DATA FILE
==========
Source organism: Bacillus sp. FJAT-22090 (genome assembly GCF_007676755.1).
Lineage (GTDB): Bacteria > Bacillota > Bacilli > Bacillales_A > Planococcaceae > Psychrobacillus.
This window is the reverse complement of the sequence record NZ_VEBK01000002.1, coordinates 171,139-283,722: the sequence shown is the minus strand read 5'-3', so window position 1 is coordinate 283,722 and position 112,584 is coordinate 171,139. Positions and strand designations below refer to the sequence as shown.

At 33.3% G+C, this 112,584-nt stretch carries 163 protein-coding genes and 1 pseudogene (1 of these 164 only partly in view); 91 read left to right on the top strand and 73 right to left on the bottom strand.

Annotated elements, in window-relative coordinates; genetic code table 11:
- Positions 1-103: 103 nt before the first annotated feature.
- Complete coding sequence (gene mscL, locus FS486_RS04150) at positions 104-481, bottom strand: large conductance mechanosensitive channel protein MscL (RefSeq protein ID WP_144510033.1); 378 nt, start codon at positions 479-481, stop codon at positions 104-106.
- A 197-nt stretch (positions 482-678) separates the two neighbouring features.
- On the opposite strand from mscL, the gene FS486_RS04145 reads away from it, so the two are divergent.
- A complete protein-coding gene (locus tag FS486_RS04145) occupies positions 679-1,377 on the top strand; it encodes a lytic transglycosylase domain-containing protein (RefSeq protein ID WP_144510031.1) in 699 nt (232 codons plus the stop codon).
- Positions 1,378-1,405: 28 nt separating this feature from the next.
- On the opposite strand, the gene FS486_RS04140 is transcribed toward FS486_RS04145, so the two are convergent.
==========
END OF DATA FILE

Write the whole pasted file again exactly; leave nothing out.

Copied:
Source organism: Bacillus sp. FJAT-22090 (genome assembly GCF_007676755.1).
Lineage (GTDB): Bacteria > Bacillota > Bacilli > Bacillales_A > Planococcaceae > Psychrobacillus.
This window is the reverse complement of the sequence record NZ_VEBK01000002.1, coordinates 171,139-283,722: the sequence shown is the minus strand read 5'-3', so window position 1 is coordinate 283,722 and position 112,584 is coordinate 171,139. Positions and strand designations below refer to the sequence as shown.

At 33.3% G+C, this 112,584-nt stretch carries 163 protein-coding genes and 1 pseudogene (1 of these 164 only partly in view); 91 read left to right on the top strand and 73 right to left on the bottom strand.

Annotated elements, in window-relative coordinates; genetic code table 11:
- Positions 1-103: 103 nt before the first annotated feature.
- Complete coding sequence (gene mscL, locus FS486_RS04150) at positions 104-481, bottom strand: large conductance mechanosensitive channel protein MscL (RefSeq protein ID WP_144510033.1); 378 nt, start codon at positions 479-481, stop codon at positions 104-106.
- A 197-nt stretch (positions 482-678) separates the two neighbouring features.
- On the opposite strand from mscL, the gene FS486_RS04145 reads away from it, so the two are divergent.
- A complete protein-coding gene (locus tag FS486_RS04145) occupies positions 679-1,377 on the top strand; it encodes a lytic transglycosylase domain-containing protein (RefSeq protein ID WP_144510031.1) in 699 nt (232 codons plus the stop codon).
- Positions 1,378-1,405: 28 nt separating this feature from the next.
- On the opposite strand, the gene FS486_RS04140 is transcribed toward FS486_RS04145, so the two are convergent.